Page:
From the Archives: Sheltering during the Second World War

15 November, 2022

‘We have become accustomed to Gunfire’: Sheltering in Hallfield’s Cellars during the Second World War

From the European Province Archives

Although most SHCJ schools at risk from air raids were evacuated during the Second World War – the children of St Leonards-on-Sea and Combe Bank were taken to Torquay and on to Hedsor Park near Maidenhead and Coughton Court in Worcestershire – both nuns and children living in the Holy Child School at Hallfield in Edgbaston, Birmingham sheltered in the cellar during both night and daytime air raids. Three volumes of the community’s Air Raid Diaries describe their experiences from 25th June 1940 until the 4th June 1943. The diaries give us a detailed impression of their routines moving to and from the cellar, installing bunk beds and ensuring all were safe while witnessing the War’s impact on Birmingham. Although there are moments of sober reflection upon the threat facing the people of their city, with true Holy Child Spirit, we can see how the nuns adapted to their situation and faced danger with compassion, patience and humour.

In neat script the title for the first volume of diaries reads ‘Air Raid Diary Prima Pars August 13th to September 27th’, reflecting the description of this early experience of wartime as a ‘noviceship’. The diary in fact begins a couple of months earlier. The first entry, Tuesday 25th June 1940 shows that the twelve children remaining at the school knew what to do when the alarm sounded. They were ‘quick in getting down with masks and blankets’. However, one of the nuns at ‘had to be called’. In subsequent entries, the speed in which both children and nuns come to the cellar and the names of those who had not come down immediately are noted along with a time for the air raid siren and the sounding of the all clear. This shows that the diaries had a practical purpose, assessing the effectiveness of the air raid procedures and perhaps noting which of the sisters slept deeply or could not adequately hear the sirens.

These practical details are not the only points covered by the diaries. The following Saturday, when all managed to gather in the cellar in five minutes, perhaps less familiar with the all- clear’s sound, Mother Maria Mercedes ventured up to check if the raid was over. At the convent gate, she heard the shout ‘warden’ and was told by the wardens that the raid had not ended at all. The diarist finishes her entry ‘So here we sit: we sing hymns “Hail Queen of Heaven”, “Sweet Heart of Jesus”, “Lord for tomorrow”, “Faith of our Fathers”.’

As the raids continued, the sisters made their cellar as a more habitable space and took plenty to occupy them. On the 12th September, supper was ‘taken hastily’ and afterwards ‘marvelous speed and shapes shown as the nuns appeared with trundles of shawls, blankets, books’. The preparation was soon needed as the sirens sounded at 8:10pm and the diarist again comments ‘here we sit, writing, reading, knitting, preparing lessons’. The entries begin to note that most of the sisters began to sleep through their time in the cellar as they grew more accustomed to spending their nights there. References are made to ‘the Moot’ a character waking the children and sisters in the night. This was evidently a rat banished by sisters ‘with raquet in hand’. He became such a familiar sight that the community decided to dedicate lines of verse to him and halfway through this first part of the diaries ‘the Ballard of the Moot’ is enclosed:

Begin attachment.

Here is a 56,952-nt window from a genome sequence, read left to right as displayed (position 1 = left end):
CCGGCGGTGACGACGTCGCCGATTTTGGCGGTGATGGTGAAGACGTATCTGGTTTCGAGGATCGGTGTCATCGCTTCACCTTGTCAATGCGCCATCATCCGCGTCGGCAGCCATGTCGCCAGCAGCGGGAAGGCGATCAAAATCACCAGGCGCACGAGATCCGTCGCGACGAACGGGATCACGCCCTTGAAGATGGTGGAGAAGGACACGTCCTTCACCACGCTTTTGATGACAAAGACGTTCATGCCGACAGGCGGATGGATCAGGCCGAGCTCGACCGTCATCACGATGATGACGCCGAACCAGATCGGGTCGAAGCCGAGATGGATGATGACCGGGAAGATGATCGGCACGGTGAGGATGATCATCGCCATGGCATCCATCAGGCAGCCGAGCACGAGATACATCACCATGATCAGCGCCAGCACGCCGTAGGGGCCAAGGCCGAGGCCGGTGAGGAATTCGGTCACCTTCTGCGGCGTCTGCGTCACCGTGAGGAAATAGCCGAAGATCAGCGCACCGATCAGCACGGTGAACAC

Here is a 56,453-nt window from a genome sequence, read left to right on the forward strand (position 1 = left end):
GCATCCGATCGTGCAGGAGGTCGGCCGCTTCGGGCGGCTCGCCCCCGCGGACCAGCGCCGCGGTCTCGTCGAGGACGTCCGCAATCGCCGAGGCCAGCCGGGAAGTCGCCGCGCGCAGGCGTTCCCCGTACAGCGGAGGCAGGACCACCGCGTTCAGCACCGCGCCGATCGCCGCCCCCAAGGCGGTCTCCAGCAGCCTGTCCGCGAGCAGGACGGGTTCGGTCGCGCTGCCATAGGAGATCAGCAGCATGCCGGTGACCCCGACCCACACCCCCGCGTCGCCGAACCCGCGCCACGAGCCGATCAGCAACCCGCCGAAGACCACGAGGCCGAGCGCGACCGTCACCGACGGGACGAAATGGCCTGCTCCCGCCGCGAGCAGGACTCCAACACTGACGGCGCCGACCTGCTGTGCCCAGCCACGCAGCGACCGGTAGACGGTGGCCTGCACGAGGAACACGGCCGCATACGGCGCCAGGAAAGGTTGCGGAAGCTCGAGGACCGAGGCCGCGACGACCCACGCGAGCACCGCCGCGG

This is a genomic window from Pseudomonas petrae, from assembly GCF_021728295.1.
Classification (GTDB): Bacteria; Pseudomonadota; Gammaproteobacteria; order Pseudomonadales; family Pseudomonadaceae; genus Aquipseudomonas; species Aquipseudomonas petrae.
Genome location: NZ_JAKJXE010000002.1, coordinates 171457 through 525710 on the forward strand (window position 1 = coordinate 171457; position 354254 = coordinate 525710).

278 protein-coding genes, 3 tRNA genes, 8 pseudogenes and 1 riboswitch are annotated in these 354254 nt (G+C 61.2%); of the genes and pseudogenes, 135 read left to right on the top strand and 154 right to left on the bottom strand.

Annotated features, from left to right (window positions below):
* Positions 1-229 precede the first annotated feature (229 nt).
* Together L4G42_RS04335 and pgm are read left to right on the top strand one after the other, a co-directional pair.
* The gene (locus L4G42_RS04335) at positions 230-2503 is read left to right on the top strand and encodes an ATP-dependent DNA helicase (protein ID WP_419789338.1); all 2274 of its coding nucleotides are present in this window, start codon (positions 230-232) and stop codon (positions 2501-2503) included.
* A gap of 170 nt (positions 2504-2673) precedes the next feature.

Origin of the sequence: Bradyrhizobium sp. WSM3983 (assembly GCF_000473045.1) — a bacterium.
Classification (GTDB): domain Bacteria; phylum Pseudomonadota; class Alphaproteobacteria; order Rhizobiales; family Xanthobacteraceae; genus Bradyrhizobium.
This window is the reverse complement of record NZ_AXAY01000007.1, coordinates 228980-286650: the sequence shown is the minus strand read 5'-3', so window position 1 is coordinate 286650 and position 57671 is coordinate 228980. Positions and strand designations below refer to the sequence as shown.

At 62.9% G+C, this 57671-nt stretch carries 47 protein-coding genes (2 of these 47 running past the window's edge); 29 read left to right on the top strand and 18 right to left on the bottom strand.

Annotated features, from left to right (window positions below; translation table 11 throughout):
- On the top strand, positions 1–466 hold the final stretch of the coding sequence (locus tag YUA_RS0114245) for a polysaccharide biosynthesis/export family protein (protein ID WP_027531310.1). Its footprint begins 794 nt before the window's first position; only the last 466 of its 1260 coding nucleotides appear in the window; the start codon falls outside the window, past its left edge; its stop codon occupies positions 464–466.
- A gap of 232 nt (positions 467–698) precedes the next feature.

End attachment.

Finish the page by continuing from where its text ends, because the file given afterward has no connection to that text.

He’s a friendly little beast Not backward in the least;
He joins us at our parties below stairs
(Where we try to drown our cares) He comes forth towards 2am Thinks he ought to follow suit
To join the fun and have a spree
He’s a jolly little MOOT.

Such distractions and lightheartedness were sorely needed as the threat to the children and sisters came ever closer. On Monday 16th September a full account of ‘great activity in the air’ is given by the diarist who believes she heard ‘English planes
chasing the raiders’. She recounts ‘a flash- a whistling through the air and an explosion very near’. Soon after this came another explosion and the sound of gunfire. After this ordeal, the all clear was sounded at 11:40 and the children were given tea and biscuits in the kitchen before being sent back to bed. The sisters found out later that a bomb fell in a garden around 200 yards from the convent, with ‘every scrap of glass’ missing from nearby buildings.

This first volume of the Birmingham community’s air raid diaries ends with a summary of this period that offers a pragmatic assessment of how the sisters have coped:

we have systematized our vigils, having passed from the stage when we sat and talked through the hours of the night to a more settled horarium of reading praying and an effort to sleep.’

It also reflects on the impact of the war from the sisters’ perspective as they witness the destruction inflicted upon Birmingham: ‘we have grown accustomed to gunfire […] we have seen fires burning after the raiders have gone and the devastation in the city which daylight reveals’. Despite their hardships, a measured view is taken of dangers faced by the community themselves as the diarist stoically concludes ‘the war has visited us, but not very intimately’.

Sadly, the fear, uncertainty and restlessness of sheltering from deadly bombing raids is not a thing of the past, but a nightmarish situation faced by friends and family, neighbours and strangers seeking safety together during the war in Syria, the continuing war in Ukraine and other conflicts of the 21st Century. If we are to find some hope despite the tragic scenes and statistics bought to us in the news, it is perhaps in the striking similarity between how communities of all kinds cope with such fear and suffering: helping one another and singing, resting, laughing together.

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